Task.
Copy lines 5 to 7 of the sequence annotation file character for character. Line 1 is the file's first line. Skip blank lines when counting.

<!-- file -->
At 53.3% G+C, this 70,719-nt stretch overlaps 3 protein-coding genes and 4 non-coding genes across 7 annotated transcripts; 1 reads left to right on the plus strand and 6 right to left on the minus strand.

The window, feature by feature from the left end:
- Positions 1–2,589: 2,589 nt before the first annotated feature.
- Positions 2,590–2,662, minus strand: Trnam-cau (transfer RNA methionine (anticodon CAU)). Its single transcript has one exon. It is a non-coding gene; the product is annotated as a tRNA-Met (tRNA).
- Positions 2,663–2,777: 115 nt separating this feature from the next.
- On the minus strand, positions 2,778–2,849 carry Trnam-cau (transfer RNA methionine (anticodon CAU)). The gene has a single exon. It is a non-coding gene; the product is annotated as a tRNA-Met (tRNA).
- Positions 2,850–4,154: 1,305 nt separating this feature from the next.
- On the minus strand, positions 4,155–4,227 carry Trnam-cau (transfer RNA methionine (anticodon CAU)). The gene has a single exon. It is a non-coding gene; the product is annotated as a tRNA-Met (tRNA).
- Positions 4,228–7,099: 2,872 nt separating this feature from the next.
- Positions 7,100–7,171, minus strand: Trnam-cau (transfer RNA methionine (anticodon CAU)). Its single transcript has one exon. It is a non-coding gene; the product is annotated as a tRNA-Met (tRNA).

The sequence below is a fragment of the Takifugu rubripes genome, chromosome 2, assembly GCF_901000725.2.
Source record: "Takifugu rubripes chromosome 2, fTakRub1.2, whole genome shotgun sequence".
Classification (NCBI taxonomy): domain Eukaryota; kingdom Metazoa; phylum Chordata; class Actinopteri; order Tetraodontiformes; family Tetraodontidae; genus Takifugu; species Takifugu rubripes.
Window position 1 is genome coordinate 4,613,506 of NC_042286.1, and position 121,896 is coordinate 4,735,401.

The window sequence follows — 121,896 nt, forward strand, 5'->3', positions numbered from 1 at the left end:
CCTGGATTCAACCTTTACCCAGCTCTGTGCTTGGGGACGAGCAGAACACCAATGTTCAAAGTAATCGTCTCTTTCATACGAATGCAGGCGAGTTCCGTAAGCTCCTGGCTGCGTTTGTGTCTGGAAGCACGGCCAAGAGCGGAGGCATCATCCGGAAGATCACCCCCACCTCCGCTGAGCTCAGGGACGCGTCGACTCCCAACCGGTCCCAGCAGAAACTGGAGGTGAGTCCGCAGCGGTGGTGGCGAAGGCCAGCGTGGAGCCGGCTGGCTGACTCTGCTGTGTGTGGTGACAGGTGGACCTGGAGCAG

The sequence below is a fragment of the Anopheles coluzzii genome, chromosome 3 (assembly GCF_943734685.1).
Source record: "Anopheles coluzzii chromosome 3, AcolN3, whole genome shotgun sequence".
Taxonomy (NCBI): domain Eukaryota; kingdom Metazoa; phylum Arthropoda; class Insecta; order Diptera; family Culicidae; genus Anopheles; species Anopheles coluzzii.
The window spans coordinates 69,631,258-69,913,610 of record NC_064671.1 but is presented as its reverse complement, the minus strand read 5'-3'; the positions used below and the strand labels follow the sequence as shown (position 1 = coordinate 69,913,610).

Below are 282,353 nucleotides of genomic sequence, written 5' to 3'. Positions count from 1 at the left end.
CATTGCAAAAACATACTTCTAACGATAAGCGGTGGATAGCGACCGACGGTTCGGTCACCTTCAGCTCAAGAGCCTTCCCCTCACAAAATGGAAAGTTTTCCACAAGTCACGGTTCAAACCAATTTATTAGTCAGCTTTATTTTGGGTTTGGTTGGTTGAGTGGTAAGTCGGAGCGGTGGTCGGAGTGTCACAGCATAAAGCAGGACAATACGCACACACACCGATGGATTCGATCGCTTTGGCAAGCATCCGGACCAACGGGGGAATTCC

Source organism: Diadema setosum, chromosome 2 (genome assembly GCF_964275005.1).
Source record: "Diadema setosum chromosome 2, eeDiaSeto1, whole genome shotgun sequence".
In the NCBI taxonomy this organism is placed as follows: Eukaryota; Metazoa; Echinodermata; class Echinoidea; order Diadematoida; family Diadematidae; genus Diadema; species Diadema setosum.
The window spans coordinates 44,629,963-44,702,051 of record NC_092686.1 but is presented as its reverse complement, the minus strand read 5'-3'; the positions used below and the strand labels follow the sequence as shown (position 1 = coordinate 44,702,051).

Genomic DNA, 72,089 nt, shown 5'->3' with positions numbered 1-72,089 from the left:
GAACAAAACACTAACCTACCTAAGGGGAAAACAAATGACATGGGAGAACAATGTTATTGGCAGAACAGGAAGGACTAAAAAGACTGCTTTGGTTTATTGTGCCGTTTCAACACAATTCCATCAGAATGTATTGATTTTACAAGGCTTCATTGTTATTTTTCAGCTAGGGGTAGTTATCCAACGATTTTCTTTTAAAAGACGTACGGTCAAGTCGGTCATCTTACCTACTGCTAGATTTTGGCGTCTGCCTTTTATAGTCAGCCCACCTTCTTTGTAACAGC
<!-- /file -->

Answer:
- Positions 2,663–2,777: 115 nt separating this feature from the next.
- On the minus strand, positions 2,778–2,849 carry Trnam-cau (transfer RNA methionine (anticodon CAU)). The gene has a single exon. It is a non-coding gene; the product is annotated as a tRNA-Met (tRNA).
- Positions 2,850–4,154: 1,305 nt separating this feature from the next.